Thursday, August 6, 2015

A “Blue Hue” Following Endoscopy -DrSudeepKC

A “Blue Hue” Following Endoscopy

A 39-year-old previously healthy female presents to the emergency department as a transfer
from an outpatient endoscopy clinic. She had been in her usual state of health until 45 minutes into her esophagogastroduodenoscopy when she was noted to have a  gradual decrease in her oxygen saturations and dyspnea. 

On arrival, her vital signs were as follows: pulse 125 beats per minute, blood pressure 96/43 mmHg, respiration 36 breaths per minute, and temperature 37.3° C. Her examination is unremarkable except for the skin findings pictured here (the patient’s hand is on the right, and the nurse’s hand on the left). Her lungs are clear, and her pulses are strong.

Question: Which of the following is the appropriate antidote for this toxicity?

A. Prussian blue
B. Physostigmine
C. Deferoxamine
D. Methylene blue
E. Naloxone

Answer: D
Diagnosis: Methemoglobinemia
Discussion: Methemoglobinemia occurs when the iron atom within the hemoglobin molecule is oxidized from the ferrous (Fe 2 + ) to the ferric (Fe 3 + ) form. This results in an impaired oxygen and carbon dioxide - carrying capacity  that can lead to a functional anemia and tissue hypoxia. It most commonly occurs as the result of exposure to oxidizing compounds or their metabolites (such as in this case, where the patient received benzocaine during endoscopy), but can also result from genetic, dietary, or idiopathic causes. Methemoglobin (MHb) renders the blood a chocolate color, which is pathognomonic at the bedside. Nonanemic healthy patients can tolerate MHb levels up to 15% without symptoms. Levels between 20% and 30% may result in anxiety, tachycardia, changes in
mental status, and headache. MHb levels  above 50% may cause coma, seizures, dysrhythmias, and death. However, reports of patients with levels greater than 70% have been reported with minimal symptoms. 

The most important mechanism for prevention of methemoglobinemia in humans is the nicotinamide
adenine dinucleotide (NADH) dependent methemoglobin reductase system (Figure 67.1 ). This enzyme is responsible for the removal of the majority of MHb that is produced in normal circumstances. The other enzyme, nicotinamide adenine dinucleotide phosphate (NADPH)
methemoglobin reductase, is a minor pathway for the removal of MHb under normal conditions. However, when high concentrations of MHb are present, the NADH enzyme pathway becomes saturated and the NADPH enzyme system becomes dominant. Cyanosis occurs in patients when as little as 1.5 g/dL hemoglobin is in the MHb form, whereas 5 g/dL deoxyhemoglobin is required to produce cyanosis. Pulse oximetry is misleading when MHb is present.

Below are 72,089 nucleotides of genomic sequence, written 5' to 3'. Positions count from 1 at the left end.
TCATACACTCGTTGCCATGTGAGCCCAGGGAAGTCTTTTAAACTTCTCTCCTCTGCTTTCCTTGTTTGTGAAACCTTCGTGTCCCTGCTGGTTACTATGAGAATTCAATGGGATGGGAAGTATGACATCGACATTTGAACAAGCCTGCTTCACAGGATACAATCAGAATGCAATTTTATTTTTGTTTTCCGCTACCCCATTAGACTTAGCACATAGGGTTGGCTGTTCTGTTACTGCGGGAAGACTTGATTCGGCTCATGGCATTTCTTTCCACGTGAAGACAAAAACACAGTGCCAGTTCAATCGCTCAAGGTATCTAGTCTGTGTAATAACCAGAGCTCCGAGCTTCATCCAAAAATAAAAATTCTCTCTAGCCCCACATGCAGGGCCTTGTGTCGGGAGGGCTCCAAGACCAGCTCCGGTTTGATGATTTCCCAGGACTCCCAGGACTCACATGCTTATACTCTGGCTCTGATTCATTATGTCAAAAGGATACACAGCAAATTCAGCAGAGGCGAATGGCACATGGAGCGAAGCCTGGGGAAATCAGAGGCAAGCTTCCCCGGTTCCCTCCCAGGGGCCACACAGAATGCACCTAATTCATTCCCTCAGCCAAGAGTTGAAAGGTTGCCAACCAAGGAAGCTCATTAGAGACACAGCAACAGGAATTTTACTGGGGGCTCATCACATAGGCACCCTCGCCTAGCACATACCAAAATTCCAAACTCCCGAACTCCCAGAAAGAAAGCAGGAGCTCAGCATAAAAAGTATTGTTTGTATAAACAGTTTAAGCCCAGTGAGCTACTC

Pulse oximetry only measures the relative absorbance of two wavelengths of light, thereby only differentiating oxyhemoglobin from deoxyhemoglobin. At high levels of MHb, the pulse oximeter reads a saturation of approximately 85%, which corresponds to equal absorbance of both wavelengths. The partial pressure of oxygen on the arterial blood gas refl ects plasma oxygen content and does not correspond to the oxygen - carrying capacity of hemoglobin. Therefore,in patients with MHb, their partial pressure of oxygen remains within the normal reference range. Co-oximetry should be requested to measure the MHb level. Cooximetry can measure the relative absorbance of four different wavelengths of light and can thereby differentiate MHb from carboxyhemoglobin, oxyhemoglobin, and deoxyhemoglobin.
Once the diagnosis has been made, treatment is supportive for patients with minimal signs or symptoms. For symptomatic patients, methylene blue is the treatment of choice. Methylene blue is an oxidizing agent that is reduced to leukomethylene blue via the NADPH methemoglobin reductase enzyme. Leukomethylene blue then reduces methemoglobin to hemoglobin through conversion
of iron from the ferric (Fe3+) to the ferrous (Fe2+) state. 

Methylene blue is dosed at 1–2 mg/kg of a 1% solution, infused intravenously over 3–5 minutes. If there is no improvement in symptoms, this dose can be repeated at 30-minute intervals up to a maximum dose of 7 mg/kg. Methylene blue, when infused, can cause burning at the site of injection. The intravenous line should be flushed promptly after injection. Rapid administration or higher doses of methylene blue can result in thoracic pain, dyspnea, hypertension, and diaphoresis. 

Doses above 15 mg/kg can cause direct damage to the erythrocyte and hemolysis with Heinz bodies. Dosing should be monitored  carefully in patients with renal failure, as the kidneys excrete both methylene blue and  eukomethylene blue. 

Methylene blue may also result in a false lowering of the pulse oximetry saturation readings.


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